Tuesday, 16 May 2017

Protecting the Animals of Pato Branco

Since moving to Brazil, I have spent a lot of time driving between Pato Branco and Curitiba, along with various other car journeys.  On these journeys, it is not uncommon to see stray dogs by the side of the road, sometimes sleeping, sometimes wondering lost.  Apparently, there are people that get tired of having a dog (or other reasons – I honestly can’t work out what goes on in these people’s minds) that just release (that should be, kick out…) a dog at the side of the road.  Even worse is seeing a dog stranded in the central reservation, with no way of getting food without braving the fast moving, continuous stream of traffic.  I have seen a lot of these strays and it’s a sight I hate seeing – I can’t understand why anyone would treat an animal like that.  My wife and I have often said that if we had a farm (or if we had money) we would love to be able to take in these stray dogs so that they would have a chance in life.

Recently, we found out that someone has done just this.  Seu Lima has a sanctuary just outside Pato Branco where he takes in stray dogs, cats and even monkeys.  Amazingly, he does this without any assistance from the city, even though he is performing a valuable service by giving a home to stray dogs and cats in the city.  When we visited him, we were greeted by a cacophony of dogs barking and seu Lima came out to meet us.  We were immediately taken by his friendly nature and the love for his animals which was clear from the way he spoke.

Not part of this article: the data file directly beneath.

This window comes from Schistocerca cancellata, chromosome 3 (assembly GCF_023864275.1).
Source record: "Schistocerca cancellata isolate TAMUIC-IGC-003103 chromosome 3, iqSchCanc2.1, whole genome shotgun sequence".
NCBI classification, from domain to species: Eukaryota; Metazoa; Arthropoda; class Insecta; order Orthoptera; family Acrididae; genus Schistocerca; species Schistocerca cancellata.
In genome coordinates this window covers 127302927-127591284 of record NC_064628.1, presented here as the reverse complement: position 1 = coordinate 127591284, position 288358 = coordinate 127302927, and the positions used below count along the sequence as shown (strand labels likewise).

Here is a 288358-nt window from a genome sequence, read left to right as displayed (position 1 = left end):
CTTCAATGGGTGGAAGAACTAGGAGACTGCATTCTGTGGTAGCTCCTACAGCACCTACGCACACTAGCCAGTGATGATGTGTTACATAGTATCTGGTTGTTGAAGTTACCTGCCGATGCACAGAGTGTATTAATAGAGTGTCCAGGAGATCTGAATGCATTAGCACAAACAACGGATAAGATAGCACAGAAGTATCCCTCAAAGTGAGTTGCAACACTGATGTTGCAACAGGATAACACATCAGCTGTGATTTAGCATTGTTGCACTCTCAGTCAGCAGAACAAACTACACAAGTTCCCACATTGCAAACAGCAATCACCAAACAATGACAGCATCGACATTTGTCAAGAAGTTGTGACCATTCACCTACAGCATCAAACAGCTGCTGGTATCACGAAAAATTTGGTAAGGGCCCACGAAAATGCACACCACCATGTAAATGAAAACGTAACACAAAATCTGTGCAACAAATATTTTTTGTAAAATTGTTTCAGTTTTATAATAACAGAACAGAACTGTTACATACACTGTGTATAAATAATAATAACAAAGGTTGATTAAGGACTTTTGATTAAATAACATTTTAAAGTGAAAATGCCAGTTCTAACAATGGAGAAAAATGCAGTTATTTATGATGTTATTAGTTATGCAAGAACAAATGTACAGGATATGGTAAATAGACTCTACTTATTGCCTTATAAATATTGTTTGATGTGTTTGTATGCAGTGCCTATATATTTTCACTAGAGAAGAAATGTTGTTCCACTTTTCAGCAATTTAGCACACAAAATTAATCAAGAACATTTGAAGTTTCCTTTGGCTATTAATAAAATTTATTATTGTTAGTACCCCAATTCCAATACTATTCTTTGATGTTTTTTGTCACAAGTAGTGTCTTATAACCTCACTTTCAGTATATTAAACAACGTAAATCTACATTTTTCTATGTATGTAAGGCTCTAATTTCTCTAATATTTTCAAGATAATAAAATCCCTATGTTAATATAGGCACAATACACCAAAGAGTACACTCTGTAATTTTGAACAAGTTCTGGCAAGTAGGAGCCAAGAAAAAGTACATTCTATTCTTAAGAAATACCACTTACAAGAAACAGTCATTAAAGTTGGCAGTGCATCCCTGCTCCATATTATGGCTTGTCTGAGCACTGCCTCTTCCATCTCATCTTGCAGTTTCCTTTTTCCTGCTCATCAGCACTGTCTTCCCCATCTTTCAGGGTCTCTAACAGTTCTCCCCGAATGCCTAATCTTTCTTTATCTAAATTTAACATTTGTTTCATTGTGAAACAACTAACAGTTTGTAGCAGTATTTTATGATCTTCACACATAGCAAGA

Zico holding my hand
He introduced us to Zico, a monkey that, between mouthfuls of watermelon, likes to hold hands with people!  When I reached out a second hand, he took it in his and started excitedly jumping up and down!  He then spotted a tempting rubber attachment hanging off my camera, snatched it away and proceeded to (try) to chew it!  Eventually he gave up on it and abandoned the rubber in favour of a more tempting courgette.  I guess he felt bad about it because he gave me a piece of courgette when I returned!

Seu Lima then took us on a tour of the sanctuary.  He petted each of the dogs as we passed, with a story about most of them.  They were generally kept one or two dogs to a pen and we were impressed with how clean each pen was, despite the huge number of animals.  Most of the dogs (at least those that have spent some time there) appear well fed and in good spirits, although many show signs of the abuse or neglect the suffered prior to their rescue – one fled to the roof of her kennel as I passed and, clearly shaking, urinated in fear.  We also saw animals that with amputated limbs, missing eyes and other injuries and health problems.  Seu Lima told us about the first dog he rescued, who was abandoned at the side of the road and someone had thrown either hot water or hot oil at him.  In some ways, it was horrible to see the state of some of the animals, but at the same time, I was glad that they were being fed, sheltered and very well cared for.

For more information, to find out about adopting a dog or to donate, more information is available (in Portuguese) at the website for the Associação Lima de Proteção aos Animaisde Pato Branco  or at

Seu Lima with the second dog he rescued and one of the assistants

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